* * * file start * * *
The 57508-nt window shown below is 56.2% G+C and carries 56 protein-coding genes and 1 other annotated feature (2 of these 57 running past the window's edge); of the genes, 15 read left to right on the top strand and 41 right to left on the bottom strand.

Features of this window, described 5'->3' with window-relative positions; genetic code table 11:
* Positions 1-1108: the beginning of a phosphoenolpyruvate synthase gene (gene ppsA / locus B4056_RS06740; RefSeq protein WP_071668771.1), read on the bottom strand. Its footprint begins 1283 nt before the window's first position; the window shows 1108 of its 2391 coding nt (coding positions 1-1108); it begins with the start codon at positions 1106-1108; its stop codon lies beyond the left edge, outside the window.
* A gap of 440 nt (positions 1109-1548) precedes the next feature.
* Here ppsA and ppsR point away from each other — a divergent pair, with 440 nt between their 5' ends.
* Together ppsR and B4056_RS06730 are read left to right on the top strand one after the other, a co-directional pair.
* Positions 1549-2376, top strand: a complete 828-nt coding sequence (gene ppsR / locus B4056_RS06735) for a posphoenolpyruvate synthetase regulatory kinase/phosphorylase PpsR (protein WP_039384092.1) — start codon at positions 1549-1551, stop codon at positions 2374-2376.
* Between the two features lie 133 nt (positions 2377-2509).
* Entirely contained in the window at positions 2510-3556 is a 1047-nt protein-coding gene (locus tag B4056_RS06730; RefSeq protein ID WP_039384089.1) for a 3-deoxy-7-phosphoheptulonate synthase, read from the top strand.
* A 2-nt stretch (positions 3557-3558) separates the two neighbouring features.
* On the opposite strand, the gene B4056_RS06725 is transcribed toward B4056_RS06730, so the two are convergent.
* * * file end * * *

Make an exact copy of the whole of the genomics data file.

The 57508-nt window shown below is 56.2% G+C and carries 56 protein-coding genes and 1 other annotated feature (2 of these 57 running past the window's edge); of the genes, 15 read left to right on the top strand and 41 right to left on the bottom strand.

Features of this window, described 5'->3' with window-relative positions; genetic code table 11:
* Positions 1-1108: the beginning of a phosphoenolpyruvate synthase gene (gene ppsA / locus B4056_RS06740; RefSeq protein WP_071668771.1), read on the bottom strand. Its footprint begins 1283 nt before the window's first position; the window shows 1108 of its 2391 coding nt (coding positions 1-1108); it begins with the start codon at positions 1106-1108; its stop codon lies beyond the left edge, outside the window.
* A gap of 440 nt (positions 1109-1548) precedes the next feature.
* Here ppsA and ppsR point away from each other — a divergent pair, with 440 nt between their 5' ends.
* Together ppsR and B4056_RS06730 are read left to right on the top strand one after the other, a co-directional pair.
* Positions 1549-2376, top strand: a complete 828-nt coding sequence (gene ppsR / locus B4056_RS06735) for a posphoenolpyruvate synthetase regulatory kinase/phosphorylase PpsR (protein WP_039384092.1) — start codon at positions 1549-1551, stop codon at positions 2374-2376.
* Between the two features lie 133 nt (positions 2377-2509).
* Entirely contained in the window at positions 2510-3556 is a 1047-nt protein-coding gene (locus tag B4056_RS06730; RefSeq protein ID WP_039384089.1) for a 3-deoxy-7-phosphoheptulonate synthase, read from the top strand.
* A 2-nt stretch (positions 3557-3558) separates the two neighbouring features.
* On the opposite strand, the gene B4056_RS06725 is transcribed toward B4056_RS06730, so the two are convergent.